Profit-sharing loan not necessarily dependent on annual surplus

The Supreme Tax Court has held that a profit-sharing loan can be dependent on an overall, as opposed to an annual, surplus.

A KG with limited partners drawn from the general public operated a ship through a Cypriot shipping line. It partially financed its ship with a loan from the operator. The loan was 7.5% fixed interest and immediately repayable on sale of the ship. The operator as lender was required to defer his interest claim until the KG was sufficiently liquid to meet all current costs and to make a 5% distribution to its limited partners. If the sale proceeds were insufficient to meet the lender's claim for repayment of capital and for his accumulated interest, the shortfall was to be forgiven. On the other hand, any surplus was to be split between the lender and the partners. The taxpayer maintained the interest on the loan to be fixed and therefore payable to a Cypriot lender without withholding tax. The tax office saw the arrangement as profit-sharing leading to tax on the interest as a distribution of business income. This meant a withholding tax of 10% at the relevant treaty rate for interest.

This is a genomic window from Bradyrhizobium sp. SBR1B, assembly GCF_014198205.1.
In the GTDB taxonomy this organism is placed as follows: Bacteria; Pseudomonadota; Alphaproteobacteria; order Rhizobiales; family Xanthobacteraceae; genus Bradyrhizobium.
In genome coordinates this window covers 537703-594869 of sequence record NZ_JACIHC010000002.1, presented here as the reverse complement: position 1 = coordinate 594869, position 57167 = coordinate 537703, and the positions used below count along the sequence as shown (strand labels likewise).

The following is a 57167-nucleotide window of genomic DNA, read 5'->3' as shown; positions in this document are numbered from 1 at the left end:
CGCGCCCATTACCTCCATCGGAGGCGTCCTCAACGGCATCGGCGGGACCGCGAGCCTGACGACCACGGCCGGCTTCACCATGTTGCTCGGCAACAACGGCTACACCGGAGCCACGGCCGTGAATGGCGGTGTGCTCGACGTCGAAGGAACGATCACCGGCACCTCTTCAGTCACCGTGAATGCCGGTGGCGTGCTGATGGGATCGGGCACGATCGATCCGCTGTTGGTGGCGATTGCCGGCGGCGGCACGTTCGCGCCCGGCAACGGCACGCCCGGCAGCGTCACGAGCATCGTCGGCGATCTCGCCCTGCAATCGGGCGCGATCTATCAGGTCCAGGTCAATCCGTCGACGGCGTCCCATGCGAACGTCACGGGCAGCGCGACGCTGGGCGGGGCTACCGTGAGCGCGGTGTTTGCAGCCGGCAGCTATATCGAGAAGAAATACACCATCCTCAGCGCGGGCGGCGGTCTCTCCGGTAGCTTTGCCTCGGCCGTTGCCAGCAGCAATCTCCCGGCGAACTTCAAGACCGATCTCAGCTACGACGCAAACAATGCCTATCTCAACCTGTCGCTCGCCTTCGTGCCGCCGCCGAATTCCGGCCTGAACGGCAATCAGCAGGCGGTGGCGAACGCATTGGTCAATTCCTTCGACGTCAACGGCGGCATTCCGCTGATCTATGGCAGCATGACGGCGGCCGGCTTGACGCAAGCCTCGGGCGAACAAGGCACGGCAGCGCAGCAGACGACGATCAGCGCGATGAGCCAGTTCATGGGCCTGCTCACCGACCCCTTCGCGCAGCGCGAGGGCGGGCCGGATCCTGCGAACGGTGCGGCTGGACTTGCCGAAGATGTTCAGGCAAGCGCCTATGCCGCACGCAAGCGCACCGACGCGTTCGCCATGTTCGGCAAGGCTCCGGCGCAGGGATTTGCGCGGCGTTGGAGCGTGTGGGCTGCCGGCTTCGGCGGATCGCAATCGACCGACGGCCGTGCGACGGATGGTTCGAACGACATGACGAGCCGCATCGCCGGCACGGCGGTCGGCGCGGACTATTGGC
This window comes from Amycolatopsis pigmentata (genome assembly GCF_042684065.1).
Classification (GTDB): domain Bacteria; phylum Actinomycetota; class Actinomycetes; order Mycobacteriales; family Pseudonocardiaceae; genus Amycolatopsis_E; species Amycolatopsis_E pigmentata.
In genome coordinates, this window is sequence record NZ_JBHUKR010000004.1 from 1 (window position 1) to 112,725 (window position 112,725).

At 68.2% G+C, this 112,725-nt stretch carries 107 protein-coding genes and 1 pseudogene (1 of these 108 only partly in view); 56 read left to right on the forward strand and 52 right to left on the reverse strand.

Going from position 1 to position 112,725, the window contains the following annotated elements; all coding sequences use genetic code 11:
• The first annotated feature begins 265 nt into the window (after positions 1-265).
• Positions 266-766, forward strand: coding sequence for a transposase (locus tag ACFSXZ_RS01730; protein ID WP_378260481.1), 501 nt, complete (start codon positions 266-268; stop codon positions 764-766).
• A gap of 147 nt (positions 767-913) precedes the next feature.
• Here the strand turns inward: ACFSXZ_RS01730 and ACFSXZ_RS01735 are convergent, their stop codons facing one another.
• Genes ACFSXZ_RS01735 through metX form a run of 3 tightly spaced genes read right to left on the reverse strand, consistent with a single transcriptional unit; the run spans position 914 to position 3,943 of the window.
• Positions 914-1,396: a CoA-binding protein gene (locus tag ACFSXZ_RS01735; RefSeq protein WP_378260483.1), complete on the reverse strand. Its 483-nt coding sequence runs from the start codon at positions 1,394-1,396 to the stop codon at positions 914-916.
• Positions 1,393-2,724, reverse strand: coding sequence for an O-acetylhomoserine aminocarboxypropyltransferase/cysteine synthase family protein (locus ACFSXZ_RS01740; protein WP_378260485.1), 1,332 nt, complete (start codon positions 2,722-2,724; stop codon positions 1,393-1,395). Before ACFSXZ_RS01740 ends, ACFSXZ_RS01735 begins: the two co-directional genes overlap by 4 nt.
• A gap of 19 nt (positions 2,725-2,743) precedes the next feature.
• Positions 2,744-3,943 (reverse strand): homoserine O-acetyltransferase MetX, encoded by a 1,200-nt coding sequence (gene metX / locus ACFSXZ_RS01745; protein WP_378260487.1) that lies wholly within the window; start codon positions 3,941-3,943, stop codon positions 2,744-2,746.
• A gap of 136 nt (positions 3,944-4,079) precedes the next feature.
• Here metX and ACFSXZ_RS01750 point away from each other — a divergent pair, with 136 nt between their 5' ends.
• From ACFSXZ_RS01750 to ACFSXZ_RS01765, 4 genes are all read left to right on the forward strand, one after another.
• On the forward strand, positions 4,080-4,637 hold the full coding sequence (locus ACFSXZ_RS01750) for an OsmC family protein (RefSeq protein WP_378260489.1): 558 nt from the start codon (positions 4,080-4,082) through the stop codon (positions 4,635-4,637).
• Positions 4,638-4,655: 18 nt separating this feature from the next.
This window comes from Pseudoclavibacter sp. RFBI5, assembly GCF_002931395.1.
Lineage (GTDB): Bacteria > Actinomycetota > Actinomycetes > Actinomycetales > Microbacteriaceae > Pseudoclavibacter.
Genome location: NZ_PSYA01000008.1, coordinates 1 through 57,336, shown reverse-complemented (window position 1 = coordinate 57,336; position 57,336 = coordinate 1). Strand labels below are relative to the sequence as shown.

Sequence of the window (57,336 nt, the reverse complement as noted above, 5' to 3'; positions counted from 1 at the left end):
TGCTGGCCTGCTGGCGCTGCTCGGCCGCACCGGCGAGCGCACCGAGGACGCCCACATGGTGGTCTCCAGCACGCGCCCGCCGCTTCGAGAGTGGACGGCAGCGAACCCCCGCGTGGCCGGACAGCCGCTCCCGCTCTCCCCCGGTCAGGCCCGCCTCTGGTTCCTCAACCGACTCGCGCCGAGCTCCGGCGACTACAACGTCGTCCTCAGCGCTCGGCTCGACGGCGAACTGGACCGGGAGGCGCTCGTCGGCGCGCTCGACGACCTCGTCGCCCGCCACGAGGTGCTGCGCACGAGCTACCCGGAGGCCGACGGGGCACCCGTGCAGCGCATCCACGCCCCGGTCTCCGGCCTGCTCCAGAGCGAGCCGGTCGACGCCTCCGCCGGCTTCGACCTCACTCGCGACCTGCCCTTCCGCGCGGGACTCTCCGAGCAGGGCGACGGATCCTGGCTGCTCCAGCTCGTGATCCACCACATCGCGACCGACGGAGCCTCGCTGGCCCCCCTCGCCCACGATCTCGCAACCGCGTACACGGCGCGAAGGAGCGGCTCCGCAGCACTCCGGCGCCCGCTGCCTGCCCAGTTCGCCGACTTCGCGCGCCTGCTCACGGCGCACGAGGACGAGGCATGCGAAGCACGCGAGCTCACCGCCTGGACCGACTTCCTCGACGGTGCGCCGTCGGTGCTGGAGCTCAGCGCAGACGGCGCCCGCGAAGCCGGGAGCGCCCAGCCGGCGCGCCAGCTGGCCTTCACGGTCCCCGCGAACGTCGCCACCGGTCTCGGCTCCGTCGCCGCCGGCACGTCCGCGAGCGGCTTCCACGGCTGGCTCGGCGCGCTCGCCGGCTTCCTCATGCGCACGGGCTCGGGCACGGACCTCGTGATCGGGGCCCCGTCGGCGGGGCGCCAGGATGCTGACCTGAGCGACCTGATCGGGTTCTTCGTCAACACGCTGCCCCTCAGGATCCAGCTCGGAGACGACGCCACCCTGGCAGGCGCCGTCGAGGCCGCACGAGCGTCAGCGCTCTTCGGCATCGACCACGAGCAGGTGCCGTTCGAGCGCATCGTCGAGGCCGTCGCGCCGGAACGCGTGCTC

The Supreme Tax Court has held in favour of the tax office. A loan ranks as profit-sharing if its interest is dependent - in part - on variable factors, such as profits or turnover. However, the profits to be shared do not have to be annual; they can be based on a final surplus on conclusion of a particular operation, particularly where the loan was taken up for the operation in question. In the present circumstances, it was clear that the profit-sharing intention was of realistic business substance and should be taken into account in any overall assessment of the arrangement. The profit-sharing entitlement was to be seen as consideration for the enhanced risk borne by the lender in linking his finance to a single object. (AM)


Supreme Tax Court judgment I R 78/09 of June 22, 2010 published on November 17

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